I’m headed back into the books, deeper into history and political thought. Arendt, Niebuhr, Lukacs, Lippmann, Ophuls--those who've lived and written about dark times. The American body politic is ill and needs serious and sustained attention. But first, we must know the disease and follow the lead of the those who have identified the symptoms and chronicled the outbreaks. 

In response to the Reply, I wrote the following: 

Despite the fact that I'm an older white male from small town Iowa, I have a hard time picturing myself the member of an oppressed minority. However, I do understand that much of middle America has been left behind for a variety of reasons, and that elites, Democrat & Republican, have been negligent in addressing these simmering problems. The Republicans, the worst offenders, but that's an apparent point. See, e.g., Kansas.  

Neither Krugman or I really care that whites (however defined) become a minority. Defining Americans by race or ethnicity is a habit, but not a good one. Nativism is an atavistic response by the ignorant (sorry, I can't sugar-coat this) to perceived loss of status. (Read Richard Hofstadter). It's true that too much immigration taxes the ability of society to incorporate new arrivals, and the U.S., is--perhaps more than any other nation--"a nation of immigrants". 

The tribalism that Trump plays upon is truncated, small-minded form of community. Christianity and Islam met their success--and for the Catholic Church, continues to have surprising success--because of their universality. The liberal tradition inherited and seeks to expand this outlook. The American experiment has extended the idea of universality with its "novus ordo seculorum", but it regresses at times. My only hope that the election of this demagogue, this man with all the markings of a would-be despot, doesn't ruin the noble experiment.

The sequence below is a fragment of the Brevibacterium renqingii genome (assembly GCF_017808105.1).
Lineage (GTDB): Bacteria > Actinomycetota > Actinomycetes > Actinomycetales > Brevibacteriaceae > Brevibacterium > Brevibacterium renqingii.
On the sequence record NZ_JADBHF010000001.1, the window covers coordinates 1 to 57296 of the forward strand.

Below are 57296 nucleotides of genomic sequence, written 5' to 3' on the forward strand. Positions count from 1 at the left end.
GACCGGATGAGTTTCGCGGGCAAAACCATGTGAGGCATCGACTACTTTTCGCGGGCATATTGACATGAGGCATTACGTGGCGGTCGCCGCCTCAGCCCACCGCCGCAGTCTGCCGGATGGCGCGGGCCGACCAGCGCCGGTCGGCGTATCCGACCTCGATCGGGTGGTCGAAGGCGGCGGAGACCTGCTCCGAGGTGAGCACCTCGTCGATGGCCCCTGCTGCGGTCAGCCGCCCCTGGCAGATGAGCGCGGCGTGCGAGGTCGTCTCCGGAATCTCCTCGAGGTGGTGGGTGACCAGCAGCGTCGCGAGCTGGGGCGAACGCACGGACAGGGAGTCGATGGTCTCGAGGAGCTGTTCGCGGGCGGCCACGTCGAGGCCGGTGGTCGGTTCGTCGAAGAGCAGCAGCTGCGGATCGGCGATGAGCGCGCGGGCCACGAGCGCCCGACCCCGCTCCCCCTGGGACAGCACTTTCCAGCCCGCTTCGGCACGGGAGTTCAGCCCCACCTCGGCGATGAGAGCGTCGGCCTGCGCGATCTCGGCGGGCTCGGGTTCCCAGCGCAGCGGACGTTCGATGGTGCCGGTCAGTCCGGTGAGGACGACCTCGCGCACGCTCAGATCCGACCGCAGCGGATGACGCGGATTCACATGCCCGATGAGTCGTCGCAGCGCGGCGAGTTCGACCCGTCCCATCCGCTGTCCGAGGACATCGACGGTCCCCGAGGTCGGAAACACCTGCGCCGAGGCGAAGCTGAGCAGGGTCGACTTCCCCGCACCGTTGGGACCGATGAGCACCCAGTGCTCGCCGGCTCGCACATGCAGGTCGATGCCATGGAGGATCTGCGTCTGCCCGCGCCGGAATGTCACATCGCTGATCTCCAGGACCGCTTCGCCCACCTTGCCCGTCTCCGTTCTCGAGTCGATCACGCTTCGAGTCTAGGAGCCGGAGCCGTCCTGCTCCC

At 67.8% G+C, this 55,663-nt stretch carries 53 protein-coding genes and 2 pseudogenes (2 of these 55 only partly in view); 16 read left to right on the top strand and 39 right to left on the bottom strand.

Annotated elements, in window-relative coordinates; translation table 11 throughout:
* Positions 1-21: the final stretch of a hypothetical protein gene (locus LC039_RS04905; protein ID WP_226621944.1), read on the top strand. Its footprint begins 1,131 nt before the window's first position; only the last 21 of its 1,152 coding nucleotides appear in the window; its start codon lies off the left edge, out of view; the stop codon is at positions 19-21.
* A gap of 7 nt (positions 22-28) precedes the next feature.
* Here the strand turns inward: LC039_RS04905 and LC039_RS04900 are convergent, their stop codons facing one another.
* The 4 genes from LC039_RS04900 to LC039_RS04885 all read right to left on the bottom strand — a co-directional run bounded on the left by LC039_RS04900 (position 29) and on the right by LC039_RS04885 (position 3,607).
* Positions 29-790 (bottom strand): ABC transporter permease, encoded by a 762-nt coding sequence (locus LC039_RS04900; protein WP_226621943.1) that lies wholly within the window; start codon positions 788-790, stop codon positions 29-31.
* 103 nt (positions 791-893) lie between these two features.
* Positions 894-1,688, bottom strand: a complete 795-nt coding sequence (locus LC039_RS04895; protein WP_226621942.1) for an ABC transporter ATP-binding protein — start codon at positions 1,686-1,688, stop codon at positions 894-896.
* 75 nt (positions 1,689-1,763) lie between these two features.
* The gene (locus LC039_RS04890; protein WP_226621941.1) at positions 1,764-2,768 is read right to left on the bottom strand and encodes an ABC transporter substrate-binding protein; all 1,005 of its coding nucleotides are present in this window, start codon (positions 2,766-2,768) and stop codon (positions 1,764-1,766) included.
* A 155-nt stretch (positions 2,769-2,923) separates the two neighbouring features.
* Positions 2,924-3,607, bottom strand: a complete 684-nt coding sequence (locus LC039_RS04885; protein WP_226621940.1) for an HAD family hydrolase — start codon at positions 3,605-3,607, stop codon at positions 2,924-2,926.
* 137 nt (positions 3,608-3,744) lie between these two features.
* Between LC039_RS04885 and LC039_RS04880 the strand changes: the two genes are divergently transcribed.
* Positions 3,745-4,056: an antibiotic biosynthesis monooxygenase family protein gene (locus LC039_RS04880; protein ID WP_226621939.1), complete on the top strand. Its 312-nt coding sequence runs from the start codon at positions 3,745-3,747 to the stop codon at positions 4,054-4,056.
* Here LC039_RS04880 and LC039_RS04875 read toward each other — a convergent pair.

And in response to another Reply that asked "Atavistic and ignorant are just insults. Please can you explain why nativism is bad?", I wrote: 

"Nativism is an atavistic response by the ignorant (sorry, I can't sugar-coat this) to perceived loss of status."  

No, these are not intended as insults, but as descriptions, although I realize that the connotation of each is negative. 
Nativism, in U.S. history & in U.S. political discourse is anti-immigrant sentiment. I suspect my Puritan ancestors may have opposed my Irish Catholic ancestors, but these tides come and go as assimilation occurs and economic circumstances vary. Nativism is not based on reasoned argument about the effects of immigration, but the perceived need for scapegoats based on social and religious prejudice. Immigrants are different, and different is hard for most folks to deal with. Nativism is atavistic because by definition atavism is appeal to a more primitive form of social allegiance, the tribe of native born Americans (excluding, of course, the first native born Americans (i.e., American Indians). While civil society is a must, tribalism is a regression on social and political organization and belief.  

Ignorant has a pejorative connotation, and I intended that, but the plain truth here (and I'm revealing my conservative bona fides here) is that most of the electorate is ignorant--lacks knowledge of and about--what goes on in the political economy. They feel those effects exquisitely, but they look for scapegoats rather than causes (of which there are many). Of course, this is true for all of us (I'm one who believes strongly in the reality of human finitude), but we are not all equally endowed to comprehend different aspects of the world. E.g., don't ask me to fix your car. Indeed, a pressing problem, one long known (centuries?) is that most of the voting public is abysmally ignorant about government and political affairs and are prone to believing the ridiculous. (Obama a Muslim or foreign-born, the most recent manifestations.) 

The U.S. has for for all of the 20th and 21st centuries placed limits on immigration, which have been difficult to enforce, mainly because the American southwest has always been marked by Hispanic culture and families. Culturally and ethnically, the Rio Grande has never been a real divider. The net flow of immigrants is in recent years turned back south, but it's a problem that the U.S. can (and has) lived with for decades.